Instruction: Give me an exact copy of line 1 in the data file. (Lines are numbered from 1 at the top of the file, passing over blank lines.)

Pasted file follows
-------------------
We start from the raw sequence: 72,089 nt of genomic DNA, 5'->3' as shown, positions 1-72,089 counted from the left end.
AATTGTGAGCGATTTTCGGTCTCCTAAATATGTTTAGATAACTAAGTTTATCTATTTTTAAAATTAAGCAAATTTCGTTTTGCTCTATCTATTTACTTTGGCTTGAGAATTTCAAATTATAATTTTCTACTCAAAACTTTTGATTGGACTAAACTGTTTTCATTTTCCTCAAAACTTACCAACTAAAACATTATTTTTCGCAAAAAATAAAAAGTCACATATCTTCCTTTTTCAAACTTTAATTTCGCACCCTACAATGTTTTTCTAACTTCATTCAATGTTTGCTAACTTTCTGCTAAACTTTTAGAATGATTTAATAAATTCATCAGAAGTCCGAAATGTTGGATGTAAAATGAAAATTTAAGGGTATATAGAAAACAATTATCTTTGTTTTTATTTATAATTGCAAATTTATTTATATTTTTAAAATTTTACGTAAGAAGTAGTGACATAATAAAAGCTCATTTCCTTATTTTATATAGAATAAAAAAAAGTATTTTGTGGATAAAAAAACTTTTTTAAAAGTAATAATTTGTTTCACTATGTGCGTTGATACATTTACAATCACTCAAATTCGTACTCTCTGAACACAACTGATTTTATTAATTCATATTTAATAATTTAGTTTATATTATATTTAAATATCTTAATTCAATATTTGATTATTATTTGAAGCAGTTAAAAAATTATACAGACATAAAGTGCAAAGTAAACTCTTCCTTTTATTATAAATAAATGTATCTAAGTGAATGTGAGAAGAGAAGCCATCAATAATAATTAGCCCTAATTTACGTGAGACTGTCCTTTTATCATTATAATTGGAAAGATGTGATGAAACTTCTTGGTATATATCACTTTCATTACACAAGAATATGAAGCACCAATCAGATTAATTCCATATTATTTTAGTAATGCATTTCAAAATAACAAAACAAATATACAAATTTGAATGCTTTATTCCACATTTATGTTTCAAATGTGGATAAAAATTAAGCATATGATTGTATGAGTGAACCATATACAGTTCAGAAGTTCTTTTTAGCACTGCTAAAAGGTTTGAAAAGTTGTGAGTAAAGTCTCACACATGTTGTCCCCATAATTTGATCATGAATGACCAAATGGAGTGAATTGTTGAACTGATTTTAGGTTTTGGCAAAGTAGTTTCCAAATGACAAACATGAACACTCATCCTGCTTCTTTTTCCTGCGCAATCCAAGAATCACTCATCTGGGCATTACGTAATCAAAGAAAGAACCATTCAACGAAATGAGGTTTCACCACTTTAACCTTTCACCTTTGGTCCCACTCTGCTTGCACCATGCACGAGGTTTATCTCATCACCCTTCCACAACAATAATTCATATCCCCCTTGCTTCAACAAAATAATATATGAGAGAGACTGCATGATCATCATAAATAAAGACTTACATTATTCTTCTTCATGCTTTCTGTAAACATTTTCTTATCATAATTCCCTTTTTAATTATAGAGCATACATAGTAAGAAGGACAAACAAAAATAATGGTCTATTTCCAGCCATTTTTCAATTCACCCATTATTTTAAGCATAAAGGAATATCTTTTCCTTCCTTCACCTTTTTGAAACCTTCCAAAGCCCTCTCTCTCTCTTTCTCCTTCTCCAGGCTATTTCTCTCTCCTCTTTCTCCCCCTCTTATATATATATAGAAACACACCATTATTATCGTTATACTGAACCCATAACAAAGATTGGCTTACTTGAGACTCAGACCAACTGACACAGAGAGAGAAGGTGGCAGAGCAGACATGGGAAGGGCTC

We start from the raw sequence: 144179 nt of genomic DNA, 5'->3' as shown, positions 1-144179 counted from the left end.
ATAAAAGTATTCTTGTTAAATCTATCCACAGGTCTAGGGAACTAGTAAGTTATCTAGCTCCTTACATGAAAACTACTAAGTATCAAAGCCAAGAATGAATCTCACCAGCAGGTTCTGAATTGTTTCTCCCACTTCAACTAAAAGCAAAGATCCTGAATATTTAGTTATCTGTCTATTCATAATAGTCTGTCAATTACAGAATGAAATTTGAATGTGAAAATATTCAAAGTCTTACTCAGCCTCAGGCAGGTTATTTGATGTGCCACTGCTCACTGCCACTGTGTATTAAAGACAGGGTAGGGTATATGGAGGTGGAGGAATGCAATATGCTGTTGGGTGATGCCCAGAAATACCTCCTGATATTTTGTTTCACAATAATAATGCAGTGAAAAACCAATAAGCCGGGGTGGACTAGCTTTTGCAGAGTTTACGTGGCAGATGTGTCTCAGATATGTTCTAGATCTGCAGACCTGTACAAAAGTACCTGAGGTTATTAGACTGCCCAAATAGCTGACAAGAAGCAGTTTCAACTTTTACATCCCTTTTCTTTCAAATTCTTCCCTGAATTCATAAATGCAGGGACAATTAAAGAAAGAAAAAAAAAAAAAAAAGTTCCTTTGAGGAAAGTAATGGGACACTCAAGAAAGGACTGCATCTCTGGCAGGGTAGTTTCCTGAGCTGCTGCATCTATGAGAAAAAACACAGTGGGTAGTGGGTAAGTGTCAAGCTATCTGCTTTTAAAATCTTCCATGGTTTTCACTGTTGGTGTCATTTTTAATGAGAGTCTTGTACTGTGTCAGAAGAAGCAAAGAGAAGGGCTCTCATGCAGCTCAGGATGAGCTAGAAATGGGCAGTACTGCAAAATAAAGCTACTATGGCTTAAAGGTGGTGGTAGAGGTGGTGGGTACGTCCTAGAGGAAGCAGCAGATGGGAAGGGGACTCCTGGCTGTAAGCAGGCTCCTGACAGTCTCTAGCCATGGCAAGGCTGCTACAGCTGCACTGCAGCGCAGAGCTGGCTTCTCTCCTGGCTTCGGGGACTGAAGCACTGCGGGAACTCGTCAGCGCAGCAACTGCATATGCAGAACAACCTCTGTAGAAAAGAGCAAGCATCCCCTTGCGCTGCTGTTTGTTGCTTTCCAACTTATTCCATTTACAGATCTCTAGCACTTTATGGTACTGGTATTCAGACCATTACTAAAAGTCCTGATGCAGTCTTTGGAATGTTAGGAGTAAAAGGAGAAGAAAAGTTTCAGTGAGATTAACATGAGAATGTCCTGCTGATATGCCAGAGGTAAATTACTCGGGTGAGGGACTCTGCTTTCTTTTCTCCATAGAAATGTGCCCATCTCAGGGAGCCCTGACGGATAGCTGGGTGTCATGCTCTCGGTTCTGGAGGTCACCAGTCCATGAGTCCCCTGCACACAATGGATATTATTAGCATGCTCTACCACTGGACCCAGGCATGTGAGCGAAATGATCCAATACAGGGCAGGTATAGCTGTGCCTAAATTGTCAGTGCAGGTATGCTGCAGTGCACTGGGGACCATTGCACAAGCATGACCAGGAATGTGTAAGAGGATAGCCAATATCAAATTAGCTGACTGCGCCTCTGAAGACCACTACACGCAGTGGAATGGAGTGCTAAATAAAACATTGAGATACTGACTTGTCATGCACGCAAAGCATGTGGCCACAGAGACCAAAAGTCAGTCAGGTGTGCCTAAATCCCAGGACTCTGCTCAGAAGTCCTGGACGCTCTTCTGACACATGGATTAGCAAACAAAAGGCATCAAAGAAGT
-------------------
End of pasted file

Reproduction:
We start from the raw sequence: 72,089 nt of genomic DNA, 5'->3' as shown, positions 1-72,089 counted from the left end.